Yes, he was Tyrod Taylor's go-to receiver at Virginia Tech. Yes, he broke out as a starter with the Green Bay Packers only two years ago.
But, no, Jarrett Boykin will not dwell on the past.
"You grow as an individual over time," Boykin said Monday. "I just know I’m going to be coming in with that last-shot mentality. It’s all or nothing for me. Working hard. Fighting for it. Just trying to get that dog back — bring the dog out.”
He picked a good spot. Beyond Sammy Watkins, nothing is guaranteed at wide receiver on the Buffalo Bills' roster.
Chris Hogan, who played with torn ligaments in his wrist, will be a restricted free agent. Robert Woods, who played with a torn groin, has one year left on his rookie contract. So with a flurry of underrated veteran signings — Greg Salas, Greg Little and Boykin — management made it clear it'll exhaust all options at the position. This trio has 14 combined years of NFL experience. And Boykin may be the most intriguing of the lot, having starred at Virginia Tech with Taylor and excelled in 2013 with the Packers despite constant change at quarterback.
Catching passes from four different quarterbacks that season Aaron Rodgers broke his collarbone, he had 49 receptions for 681 yards and three touchdowns.
Green Bay drafted three receivers the next spring, relegating Boykin to special teams in 2014 and then he signed with Carolina. Despite a strong summer with the Panthers, including a strong game against Buffalo's Ronald Darby in the preseason, Boykin was cut and didn't play a snap the entire 2015 season. He trained. And trained. And worked out for New England, the New York Jets and Tennessee before finally getting another chance in Buffalo.
"I always tell people," Boykin said, "I went from four minutes away from playing for a Super Bowl last year against Seattle to not even playing a snap this year. So it just lets you know to never take anything for granted. And once it’s taken from you, you miss it a whole lot more.”
His game is physicality.
At 6 foot 2, 218 pounds, he could give Taylor an option underneath defenses worried about covering Watkins deep. In Taylor's final season with the Hokies, 2010, Boykin had 53 catches for 847 yards and six scores. While lacking speed — the reason Boykin wasn't drafted was a 4.74 in the 40-yard dash at the NFL scouting combine — Boykin has massive 10 1/4-inch hands. At Virginia Tech, he wore size 3XL and 4XL gloves. He cracked the Packers roster as an undrafted free agent after plucking nearly everything thrown his way through OTA's, minicamp and training camp.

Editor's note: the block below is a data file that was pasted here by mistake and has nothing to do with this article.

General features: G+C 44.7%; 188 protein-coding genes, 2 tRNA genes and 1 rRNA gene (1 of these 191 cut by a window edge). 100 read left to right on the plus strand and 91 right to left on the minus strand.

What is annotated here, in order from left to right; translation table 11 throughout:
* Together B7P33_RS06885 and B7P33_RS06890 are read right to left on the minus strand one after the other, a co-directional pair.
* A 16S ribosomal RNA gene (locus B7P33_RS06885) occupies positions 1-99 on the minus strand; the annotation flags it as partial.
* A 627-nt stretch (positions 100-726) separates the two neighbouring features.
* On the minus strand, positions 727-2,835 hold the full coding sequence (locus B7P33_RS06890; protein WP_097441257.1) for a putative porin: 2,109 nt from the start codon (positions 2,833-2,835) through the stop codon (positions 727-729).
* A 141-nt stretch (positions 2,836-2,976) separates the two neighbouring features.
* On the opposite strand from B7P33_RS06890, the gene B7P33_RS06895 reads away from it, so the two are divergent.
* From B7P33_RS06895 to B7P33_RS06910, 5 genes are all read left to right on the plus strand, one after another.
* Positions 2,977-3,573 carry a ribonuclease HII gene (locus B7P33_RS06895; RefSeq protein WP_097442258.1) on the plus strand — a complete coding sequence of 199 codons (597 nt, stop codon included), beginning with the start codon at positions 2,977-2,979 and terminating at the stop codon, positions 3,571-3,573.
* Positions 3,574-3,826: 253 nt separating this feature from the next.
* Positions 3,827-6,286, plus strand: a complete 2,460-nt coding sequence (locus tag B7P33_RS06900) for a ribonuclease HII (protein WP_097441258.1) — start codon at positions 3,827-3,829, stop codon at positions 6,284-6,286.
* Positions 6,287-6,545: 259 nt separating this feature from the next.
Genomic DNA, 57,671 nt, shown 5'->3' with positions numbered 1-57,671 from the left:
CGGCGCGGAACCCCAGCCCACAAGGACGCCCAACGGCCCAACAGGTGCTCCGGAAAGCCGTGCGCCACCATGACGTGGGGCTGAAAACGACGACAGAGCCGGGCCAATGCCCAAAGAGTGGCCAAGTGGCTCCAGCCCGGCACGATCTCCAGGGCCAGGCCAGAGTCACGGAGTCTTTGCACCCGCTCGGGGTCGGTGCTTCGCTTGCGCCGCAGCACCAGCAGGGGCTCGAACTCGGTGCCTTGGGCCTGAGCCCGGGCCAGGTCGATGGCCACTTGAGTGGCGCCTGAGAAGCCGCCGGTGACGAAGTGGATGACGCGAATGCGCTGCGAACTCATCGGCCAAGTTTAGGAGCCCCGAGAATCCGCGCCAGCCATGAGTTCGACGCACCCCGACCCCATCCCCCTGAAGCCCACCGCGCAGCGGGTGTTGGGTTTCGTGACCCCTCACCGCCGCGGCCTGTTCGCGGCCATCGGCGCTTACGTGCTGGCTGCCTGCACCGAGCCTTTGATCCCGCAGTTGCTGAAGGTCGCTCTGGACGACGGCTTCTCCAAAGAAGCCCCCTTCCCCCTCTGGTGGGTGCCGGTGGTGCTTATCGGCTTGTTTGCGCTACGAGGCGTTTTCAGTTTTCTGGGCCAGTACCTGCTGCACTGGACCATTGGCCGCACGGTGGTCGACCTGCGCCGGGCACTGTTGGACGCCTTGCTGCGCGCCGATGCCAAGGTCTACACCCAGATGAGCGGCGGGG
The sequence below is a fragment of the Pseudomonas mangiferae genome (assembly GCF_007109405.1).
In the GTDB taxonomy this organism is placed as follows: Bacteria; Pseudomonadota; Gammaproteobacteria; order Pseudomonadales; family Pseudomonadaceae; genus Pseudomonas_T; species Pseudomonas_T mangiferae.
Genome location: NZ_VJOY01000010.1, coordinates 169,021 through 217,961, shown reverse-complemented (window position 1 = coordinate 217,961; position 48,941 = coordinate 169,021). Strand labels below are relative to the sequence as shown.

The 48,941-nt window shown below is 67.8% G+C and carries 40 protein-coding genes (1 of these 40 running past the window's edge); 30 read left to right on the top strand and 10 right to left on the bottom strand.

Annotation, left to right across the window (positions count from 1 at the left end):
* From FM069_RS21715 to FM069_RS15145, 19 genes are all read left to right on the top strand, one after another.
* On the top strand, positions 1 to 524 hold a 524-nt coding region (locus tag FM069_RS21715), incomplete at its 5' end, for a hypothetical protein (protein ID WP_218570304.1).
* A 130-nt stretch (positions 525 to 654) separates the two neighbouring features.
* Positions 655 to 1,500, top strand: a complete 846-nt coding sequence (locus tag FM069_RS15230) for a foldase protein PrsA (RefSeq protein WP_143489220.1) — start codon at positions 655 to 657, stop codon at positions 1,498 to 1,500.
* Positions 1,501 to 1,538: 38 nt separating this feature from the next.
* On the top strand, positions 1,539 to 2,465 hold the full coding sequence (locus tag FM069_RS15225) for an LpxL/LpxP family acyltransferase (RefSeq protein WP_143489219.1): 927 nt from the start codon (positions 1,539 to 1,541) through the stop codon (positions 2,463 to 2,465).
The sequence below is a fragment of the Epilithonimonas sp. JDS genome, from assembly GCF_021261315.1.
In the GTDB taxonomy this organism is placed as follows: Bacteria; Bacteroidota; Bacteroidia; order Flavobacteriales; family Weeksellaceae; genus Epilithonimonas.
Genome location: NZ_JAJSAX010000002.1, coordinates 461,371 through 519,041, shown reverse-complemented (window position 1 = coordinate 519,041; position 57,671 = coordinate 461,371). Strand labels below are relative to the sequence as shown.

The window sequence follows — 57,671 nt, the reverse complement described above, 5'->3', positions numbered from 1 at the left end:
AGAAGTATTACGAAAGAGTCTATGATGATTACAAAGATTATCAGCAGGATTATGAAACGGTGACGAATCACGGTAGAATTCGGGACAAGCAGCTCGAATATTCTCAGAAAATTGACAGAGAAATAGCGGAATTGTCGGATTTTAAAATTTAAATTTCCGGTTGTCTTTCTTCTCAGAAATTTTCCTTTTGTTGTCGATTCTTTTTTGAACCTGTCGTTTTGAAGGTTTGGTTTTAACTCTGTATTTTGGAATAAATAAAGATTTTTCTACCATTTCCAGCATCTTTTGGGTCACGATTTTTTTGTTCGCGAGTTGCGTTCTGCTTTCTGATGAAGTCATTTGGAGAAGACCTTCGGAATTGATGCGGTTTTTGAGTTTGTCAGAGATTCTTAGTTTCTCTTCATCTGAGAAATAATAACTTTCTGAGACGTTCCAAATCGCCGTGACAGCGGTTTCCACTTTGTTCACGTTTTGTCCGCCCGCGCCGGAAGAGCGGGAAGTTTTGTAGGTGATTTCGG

Now, he feels like that UDFA all over again: clawing, scratching and, he hopes, surviving. When he did get his shot before on Sundays, Boykin excelled in heavy traffic over the middle of the field. He's a smart route runner who can find holes in zones and box out smaller corners.
“That year, it was just about the confidence I had," Boykin said. "Everybody believed in me and the opportunities were definitely there week in and week out."
Once the Bills offered a futures contract, Boykin took it and cancelled a scheduled workout with Chicago.
He knows it certainly helps to have a quarterback "in my corner." They've kept in touch since college and caught up again shortly after Boykin signed. Maybe this duo is able to dust off the cobwebs and find their old ACC magic. Boykin also knows that was five-plus years ago and he's facing tough odds.
“I know what’s in front of me," Boykin said. "I know what I have to do. I’m ready for the challenge.
"Once you get into that groove, you feel like there’s not anything you can’t do. It’s about working hard and being physical."
On this run-first, run-often offense, such a mind-set helps. Whoever plays wideout in Greg Roman's scheme will be rolling up their sleeves plenty. Buffalo ran the ball 509 times last season, second-most in the NFL.
Sure, Boykin has thought after life after football. How could he not? Doors were shut again and again last year.
This might be his last shot.
"If you’re not confident in yourself, who else is going to be confident in you?" Boykin said. "You can never lose self-confidence. If you keep believing in yourself, I feel like no one can tell you ‘no.’ No one can stop you. That’s what keeps everybody driving—people that doubt you, the ones who say you’re not up to this level, you can’t do this or someone’s better than you."